Advocate’s Overview: Philippines is fast turning into a police state


PNP chief Director General Jesus Verzosa claimed when he was appointed into that position to make a difference. His leadership will respect human rights, usually alleged to be violated by members of the PNP institution.

Lately, however, his promise evaporated like a bubble. He issued a directive to ban the public, including the media, from access to the police blotters.

The reactions of the public, including the media, were condemnation for Verzosa’s directive which is understandable.

Verzosa’s directive is an act which reveals his true character – a dictatorial tendency. Or to say it more precise, it is a part of a creeping authoritarianism.

It must be remembered that all the acts of Pres. Gloria Macapagal-Arroyo which transgress basic rights were thrashed by the Supreme Court. Remember the SC’s decision that Proclamation 1017 which put the country into an emergency is unconstitutional as it transgresses basic rights and no law to limit her power; remember their decision which declared the Calibrated Preemptive Response that prohibits peaceful assembly and freedoms of expressions and speech as unconstitutional.

Verzosa’s directive, like the above cases, contravenes the basic rights in our constitution. The Bill of Rights provides that the people have the right to information on matters of public concern. They are granted the access to these public records or documents, which include police blotter. It is because of this right to information and access to public records or documents that media exercise their role to bring it to the public. And it must be pointed out that this is mandated by the 1987 Constitution’s Bill of Rights which is generally self-executory. Clearly, therefore, Verzoza’s directive has no leg to stand on but only shows a dictatorial tendency.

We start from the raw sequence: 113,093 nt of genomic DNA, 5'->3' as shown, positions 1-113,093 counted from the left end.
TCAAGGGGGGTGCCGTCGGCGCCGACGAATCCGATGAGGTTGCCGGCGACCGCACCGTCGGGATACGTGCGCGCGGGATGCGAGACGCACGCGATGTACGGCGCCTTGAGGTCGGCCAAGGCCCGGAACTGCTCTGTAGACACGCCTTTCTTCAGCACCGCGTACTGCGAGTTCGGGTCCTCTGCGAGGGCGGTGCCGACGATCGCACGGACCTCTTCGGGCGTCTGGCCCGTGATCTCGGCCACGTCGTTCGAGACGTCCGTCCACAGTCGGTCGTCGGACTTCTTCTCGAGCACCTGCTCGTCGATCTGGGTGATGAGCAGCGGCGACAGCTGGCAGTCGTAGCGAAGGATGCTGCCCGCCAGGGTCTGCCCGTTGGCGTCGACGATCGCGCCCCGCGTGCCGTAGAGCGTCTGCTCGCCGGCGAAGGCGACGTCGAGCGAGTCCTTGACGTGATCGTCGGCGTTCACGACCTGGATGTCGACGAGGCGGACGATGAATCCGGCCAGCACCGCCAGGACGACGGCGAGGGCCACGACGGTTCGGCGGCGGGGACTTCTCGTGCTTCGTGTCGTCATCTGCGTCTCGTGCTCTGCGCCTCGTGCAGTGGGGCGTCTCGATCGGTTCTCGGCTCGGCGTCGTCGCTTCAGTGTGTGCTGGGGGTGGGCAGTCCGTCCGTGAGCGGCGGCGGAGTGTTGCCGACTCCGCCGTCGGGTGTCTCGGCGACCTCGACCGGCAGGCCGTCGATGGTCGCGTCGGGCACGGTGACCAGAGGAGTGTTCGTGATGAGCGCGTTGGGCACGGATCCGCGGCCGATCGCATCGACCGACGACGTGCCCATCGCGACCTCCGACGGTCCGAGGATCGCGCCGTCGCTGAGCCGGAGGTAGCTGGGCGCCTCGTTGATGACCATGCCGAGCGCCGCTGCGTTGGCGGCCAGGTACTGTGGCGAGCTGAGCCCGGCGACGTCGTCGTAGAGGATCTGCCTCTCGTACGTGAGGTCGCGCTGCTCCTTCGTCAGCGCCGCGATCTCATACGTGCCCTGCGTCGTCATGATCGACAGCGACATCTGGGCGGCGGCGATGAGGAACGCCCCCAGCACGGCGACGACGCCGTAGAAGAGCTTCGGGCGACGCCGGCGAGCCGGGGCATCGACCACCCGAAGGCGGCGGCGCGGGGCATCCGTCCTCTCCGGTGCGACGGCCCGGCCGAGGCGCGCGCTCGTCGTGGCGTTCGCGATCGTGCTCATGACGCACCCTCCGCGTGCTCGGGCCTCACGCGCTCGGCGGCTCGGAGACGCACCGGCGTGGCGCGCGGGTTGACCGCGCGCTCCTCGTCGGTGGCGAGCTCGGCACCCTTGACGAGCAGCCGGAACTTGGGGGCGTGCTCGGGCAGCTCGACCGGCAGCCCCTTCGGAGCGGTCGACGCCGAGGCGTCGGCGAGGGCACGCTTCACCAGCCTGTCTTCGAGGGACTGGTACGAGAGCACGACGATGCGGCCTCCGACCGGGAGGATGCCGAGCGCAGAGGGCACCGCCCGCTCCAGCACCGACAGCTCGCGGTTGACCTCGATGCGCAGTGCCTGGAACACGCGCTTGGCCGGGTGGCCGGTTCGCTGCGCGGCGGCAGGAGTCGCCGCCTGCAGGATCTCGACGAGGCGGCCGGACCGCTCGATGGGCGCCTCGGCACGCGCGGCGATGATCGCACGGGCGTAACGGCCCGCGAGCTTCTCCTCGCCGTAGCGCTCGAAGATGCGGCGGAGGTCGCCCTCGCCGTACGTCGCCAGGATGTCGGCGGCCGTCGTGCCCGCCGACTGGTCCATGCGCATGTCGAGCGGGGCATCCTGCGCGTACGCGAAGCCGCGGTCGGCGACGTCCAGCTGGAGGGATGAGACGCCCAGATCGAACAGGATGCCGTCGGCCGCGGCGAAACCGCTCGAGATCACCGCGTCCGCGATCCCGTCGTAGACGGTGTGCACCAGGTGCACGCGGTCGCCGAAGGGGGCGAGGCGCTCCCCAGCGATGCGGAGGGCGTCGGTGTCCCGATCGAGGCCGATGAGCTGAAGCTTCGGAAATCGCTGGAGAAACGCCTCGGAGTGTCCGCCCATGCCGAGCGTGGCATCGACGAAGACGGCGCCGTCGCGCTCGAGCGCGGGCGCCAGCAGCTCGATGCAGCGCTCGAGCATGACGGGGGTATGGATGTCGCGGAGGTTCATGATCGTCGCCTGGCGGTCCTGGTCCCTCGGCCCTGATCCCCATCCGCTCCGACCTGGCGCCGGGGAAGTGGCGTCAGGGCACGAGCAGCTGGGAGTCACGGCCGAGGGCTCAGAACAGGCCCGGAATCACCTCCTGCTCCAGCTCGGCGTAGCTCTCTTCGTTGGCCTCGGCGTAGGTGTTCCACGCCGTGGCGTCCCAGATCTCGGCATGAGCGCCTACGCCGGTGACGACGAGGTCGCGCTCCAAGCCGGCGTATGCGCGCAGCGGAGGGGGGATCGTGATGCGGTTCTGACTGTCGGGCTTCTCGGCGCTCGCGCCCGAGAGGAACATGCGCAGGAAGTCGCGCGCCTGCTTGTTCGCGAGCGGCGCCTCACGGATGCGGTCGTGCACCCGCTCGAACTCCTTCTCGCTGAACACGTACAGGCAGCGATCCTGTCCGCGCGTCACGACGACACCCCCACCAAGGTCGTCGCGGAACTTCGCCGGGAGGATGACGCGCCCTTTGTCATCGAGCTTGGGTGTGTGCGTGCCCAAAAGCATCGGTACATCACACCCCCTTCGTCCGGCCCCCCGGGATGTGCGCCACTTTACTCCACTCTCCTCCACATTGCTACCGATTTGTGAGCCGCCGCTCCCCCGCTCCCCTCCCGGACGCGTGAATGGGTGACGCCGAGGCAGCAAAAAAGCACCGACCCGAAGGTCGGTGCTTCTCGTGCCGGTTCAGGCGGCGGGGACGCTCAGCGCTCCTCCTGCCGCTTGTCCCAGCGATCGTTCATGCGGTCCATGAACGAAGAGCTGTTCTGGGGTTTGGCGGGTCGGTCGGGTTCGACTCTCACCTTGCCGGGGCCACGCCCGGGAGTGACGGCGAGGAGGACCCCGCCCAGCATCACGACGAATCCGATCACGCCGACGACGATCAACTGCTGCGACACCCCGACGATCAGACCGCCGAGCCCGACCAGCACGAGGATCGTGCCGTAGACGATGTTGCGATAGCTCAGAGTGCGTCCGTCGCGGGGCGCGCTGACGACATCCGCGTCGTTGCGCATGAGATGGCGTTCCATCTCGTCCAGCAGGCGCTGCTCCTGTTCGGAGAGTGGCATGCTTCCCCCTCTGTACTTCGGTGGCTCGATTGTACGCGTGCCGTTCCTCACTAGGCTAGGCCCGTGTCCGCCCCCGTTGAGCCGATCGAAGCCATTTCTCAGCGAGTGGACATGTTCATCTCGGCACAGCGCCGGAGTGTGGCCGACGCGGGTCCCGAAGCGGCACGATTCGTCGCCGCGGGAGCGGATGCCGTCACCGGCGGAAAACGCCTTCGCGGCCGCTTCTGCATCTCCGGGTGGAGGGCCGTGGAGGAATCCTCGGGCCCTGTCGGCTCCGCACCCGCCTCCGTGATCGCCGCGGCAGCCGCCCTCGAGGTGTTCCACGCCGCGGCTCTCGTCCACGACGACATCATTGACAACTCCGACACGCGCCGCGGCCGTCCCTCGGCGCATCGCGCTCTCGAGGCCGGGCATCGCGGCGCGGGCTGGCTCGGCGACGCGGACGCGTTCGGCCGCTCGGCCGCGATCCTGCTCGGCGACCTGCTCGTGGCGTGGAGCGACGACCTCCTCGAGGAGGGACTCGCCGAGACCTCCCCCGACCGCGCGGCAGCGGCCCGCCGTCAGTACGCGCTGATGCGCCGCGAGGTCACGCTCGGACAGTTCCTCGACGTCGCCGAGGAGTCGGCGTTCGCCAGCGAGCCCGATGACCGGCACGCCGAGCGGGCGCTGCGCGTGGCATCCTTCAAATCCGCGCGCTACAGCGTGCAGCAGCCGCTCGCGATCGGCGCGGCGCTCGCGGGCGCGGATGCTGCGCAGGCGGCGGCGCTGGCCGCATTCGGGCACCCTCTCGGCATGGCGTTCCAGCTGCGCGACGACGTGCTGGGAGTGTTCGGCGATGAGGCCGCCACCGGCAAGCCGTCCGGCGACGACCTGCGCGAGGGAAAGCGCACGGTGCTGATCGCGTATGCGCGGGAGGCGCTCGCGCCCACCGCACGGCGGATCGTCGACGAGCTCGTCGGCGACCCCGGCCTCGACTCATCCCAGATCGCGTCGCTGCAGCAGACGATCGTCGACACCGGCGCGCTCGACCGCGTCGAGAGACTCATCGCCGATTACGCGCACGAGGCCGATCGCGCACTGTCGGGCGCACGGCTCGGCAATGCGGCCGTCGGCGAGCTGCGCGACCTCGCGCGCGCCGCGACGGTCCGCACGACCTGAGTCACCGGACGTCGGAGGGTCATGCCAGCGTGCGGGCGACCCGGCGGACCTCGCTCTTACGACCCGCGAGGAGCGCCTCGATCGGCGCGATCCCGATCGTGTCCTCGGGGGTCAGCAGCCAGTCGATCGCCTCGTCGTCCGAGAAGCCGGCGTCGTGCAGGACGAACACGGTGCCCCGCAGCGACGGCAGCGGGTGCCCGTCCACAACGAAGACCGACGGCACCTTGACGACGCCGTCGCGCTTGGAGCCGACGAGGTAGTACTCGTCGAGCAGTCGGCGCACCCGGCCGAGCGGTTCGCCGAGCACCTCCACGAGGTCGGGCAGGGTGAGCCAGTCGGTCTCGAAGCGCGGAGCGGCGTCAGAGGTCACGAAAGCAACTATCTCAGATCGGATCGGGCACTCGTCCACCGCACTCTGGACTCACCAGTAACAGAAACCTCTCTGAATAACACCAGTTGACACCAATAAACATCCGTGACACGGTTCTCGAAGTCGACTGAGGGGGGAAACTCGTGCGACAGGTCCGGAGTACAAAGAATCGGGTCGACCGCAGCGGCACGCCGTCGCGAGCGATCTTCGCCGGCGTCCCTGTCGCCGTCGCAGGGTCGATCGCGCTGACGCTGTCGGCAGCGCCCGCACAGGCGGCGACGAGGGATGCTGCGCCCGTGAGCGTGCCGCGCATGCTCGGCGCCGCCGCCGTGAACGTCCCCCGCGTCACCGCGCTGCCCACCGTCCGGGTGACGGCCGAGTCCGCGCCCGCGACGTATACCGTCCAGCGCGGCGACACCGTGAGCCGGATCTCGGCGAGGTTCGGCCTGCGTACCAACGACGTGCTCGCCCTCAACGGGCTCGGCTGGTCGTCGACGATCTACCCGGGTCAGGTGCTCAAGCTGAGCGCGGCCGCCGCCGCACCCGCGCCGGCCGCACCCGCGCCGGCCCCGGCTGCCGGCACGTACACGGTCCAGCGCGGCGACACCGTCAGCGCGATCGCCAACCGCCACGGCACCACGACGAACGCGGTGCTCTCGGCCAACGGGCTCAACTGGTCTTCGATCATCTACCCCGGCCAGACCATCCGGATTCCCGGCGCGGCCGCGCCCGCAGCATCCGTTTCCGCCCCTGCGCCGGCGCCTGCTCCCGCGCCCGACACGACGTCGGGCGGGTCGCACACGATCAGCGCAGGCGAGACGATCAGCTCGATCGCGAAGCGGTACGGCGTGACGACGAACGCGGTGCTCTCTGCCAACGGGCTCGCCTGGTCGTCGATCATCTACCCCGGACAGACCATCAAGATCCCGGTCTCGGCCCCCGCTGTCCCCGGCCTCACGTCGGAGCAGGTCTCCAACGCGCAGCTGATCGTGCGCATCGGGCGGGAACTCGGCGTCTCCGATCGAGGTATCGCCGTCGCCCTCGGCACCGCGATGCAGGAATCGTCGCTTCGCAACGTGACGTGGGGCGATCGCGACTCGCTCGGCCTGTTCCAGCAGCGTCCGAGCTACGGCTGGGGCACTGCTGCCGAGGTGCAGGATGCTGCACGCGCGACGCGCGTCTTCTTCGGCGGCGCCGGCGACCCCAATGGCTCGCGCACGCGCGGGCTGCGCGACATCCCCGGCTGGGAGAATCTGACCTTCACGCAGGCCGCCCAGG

Of course, we have that rule that documents or records classified as confidential in relation with national security can be denied access to the public. But is reporting a crime or felony, or accident, contained in the blotter of the PNP an issue tainted with national security? Ow come on Gen.Verzoza! How could you now be different from the past PNP heads?

The Commission on Human Rights has been very strong at reiterating the respect for rights. CHR Chair De Lima strongly holds her constitutional mandate in pushing for the realization of these constitutionally enshrined rights. I personally admire her for her positions on, including that on Verzosa’s directive, and where she said that full access to, and enjoyment of, the right to information must be respected at all times.

I join my colleagues in the media this early to raise that Verzosa’s directive is a violation of the people’s right to information on matters of public concern. And I also join them in urging Gen. Verzosa to immediately withdraw his directive for the abovementioned reasons.#


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